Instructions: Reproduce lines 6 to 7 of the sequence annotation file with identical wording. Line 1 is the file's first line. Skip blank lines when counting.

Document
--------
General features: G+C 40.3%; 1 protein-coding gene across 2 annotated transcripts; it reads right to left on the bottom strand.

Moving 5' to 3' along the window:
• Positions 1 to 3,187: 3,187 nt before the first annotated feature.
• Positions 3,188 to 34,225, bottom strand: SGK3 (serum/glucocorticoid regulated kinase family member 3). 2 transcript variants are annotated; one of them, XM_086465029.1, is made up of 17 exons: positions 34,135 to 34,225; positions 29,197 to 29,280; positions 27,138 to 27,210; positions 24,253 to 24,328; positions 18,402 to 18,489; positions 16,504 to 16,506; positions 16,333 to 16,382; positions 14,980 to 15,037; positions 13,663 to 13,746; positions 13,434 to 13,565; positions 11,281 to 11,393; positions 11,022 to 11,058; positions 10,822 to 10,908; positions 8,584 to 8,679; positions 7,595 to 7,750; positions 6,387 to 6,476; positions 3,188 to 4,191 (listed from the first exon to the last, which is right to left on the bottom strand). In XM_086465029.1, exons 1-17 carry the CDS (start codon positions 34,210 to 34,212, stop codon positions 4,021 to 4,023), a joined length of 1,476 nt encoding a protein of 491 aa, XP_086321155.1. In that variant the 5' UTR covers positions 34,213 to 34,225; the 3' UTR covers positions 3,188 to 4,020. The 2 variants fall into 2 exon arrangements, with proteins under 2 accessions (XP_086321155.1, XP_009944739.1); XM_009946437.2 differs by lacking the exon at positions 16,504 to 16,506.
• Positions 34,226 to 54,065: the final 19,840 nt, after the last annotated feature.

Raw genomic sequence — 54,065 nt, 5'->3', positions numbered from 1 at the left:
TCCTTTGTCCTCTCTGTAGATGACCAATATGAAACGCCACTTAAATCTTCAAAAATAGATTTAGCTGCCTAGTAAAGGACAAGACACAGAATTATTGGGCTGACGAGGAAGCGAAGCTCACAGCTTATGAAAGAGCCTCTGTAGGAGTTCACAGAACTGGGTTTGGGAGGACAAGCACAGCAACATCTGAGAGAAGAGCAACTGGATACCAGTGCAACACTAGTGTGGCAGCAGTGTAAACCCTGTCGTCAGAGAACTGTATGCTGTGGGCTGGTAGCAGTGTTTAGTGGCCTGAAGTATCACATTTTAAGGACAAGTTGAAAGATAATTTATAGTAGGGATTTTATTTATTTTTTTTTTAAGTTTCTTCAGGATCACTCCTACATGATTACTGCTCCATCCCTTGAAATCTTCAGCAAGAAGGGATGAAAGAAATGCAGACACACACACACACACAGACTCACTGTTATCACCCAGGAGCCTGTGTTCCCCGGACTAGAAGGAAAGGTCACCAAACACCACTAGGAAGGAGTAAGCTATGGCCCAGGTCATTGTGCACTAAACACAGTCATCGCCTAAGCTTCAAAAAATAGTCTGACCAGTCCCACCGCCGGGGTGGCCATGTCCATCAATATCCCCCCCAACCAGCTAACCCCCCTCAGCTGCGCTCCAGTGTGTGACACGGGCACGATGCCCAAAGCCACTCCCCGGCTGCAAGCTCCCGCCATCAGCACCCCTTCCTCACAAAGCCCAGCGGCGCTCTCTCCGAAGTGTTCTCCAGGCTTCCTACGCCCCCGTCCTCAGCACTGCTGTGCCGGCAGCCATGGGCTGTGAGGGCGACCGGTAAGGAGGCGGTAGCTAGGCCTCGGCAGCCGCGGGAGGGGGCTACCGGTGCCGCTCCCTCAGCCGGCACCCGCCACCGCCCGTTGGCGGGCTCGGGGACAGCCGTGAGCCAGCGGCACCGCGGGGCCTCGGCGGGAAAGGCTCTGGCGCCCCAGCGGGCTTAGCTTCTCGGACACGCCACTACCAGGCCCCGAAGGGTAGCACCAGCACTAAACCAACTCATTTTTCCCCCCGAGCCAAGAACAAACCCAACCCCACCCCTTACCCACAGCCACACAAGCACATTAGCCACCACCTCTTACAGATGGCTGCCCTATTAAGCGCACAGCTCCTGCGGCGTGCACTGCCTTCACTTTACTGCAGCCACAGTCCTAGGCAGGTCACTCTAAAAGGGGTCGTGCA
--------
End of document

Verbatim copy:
Raw genomic sequence — 54,065 nt, 5'->3', positions numbered from 1 at the left:
TCCTTTGTCCTCTCTGTAGATGACCAATATGAAACGCCACTTAAATCTTCAAAAATAGATTTAGCTGCCTAGTAAAGGACAAGACACAGAATTATTGGGCTGACGAGGAAGCGAAGCTCACAGCTTATGAAAGAGCCTCTGTAGGAGTTCACAGAACTGGGTTTGGGAGGACAAGCACAGCAACATCTGAGAGAAGAGCAACTGGATACCAGTGCAACACTAGTGTGGCAGCAGTGTAAACCCTGTCGTCAGAGAACTGTATGCTGTGGGCTGGTAGCAGTGTTTAGTGGCCTGAAGTATCACATTTTAAGGACAAGTTGAAAGATAATTTATAGTAGGGATTTTATTTATTTTTTTTTTAAGTTTCTTCAGGATCACTCCTACATGATTACTGCTCCATCCCTTGAAATCTTCAGCAAGAAGGGATGAAAGAAATGCAGACACACACACACACACAGACTCACTGTTATCACCCAGGAGCCTGTGTTCCCCGGACTAGAAGGAAAGGTCACCAAACACCACTAGGAAGGAGTAAGCTATGGCCCAGGTCATTGTGCACTAAACACAGTCATCGCCTAAGCTTCAAAAAATAGTCTGACCAGTCCCACCGCCGGGGTGGCCATGTCCATCAATATCCCCCCCAACCAGCTAACCCCCCTCAGCTGCGCTCCAGTGTGTGACACGGGCACGATGCCCAAAGCCACTCCCCGGCTGCAAGCTCCCGCCATCAGCACCCCTTCCTCACAAAGCCCAGCGGCGCTCTCTCCGAAGTGTTCTCCAGGCTTCCTACGCCCCCGTCCTCAGCACTGCTGTGCCGGCAGCCATGGGCTGTGAGGGCGACCGGTAAGGAGGCGGTAGCTAGGCCTCGGCAGCCGCGGGAGGGGGCTACCGGTGCCGCTCCCTCAGCCGGCACCCGCCACCGCCCGTTGGCGGGCTCGGGGACAGCCGTGAGCCAGCGGCACCGCGGGGCCTCGGCGGGAAAGGCTCTGGCGCCCCAGCGGGCTTAGCTTCTCGGACACGCCACTACCAGGCCCCGAAGGGTAGCACCAGCACTAAACCAACTCATTTTTCCCCCCGAGCCAAGAACAAACCCAACCCCACCCCTTACCCACAGCCACACAAGCACATTAGCCACCACCTCTTACAGATGGCTGCCCTATTAAGCGCACAGCTCCTGCGGCGTGCACTGCCTTCACTTTACTGCAGCCACAGTCCTAGGCAGGTCACTCTAAAAGGGGTCGTGCA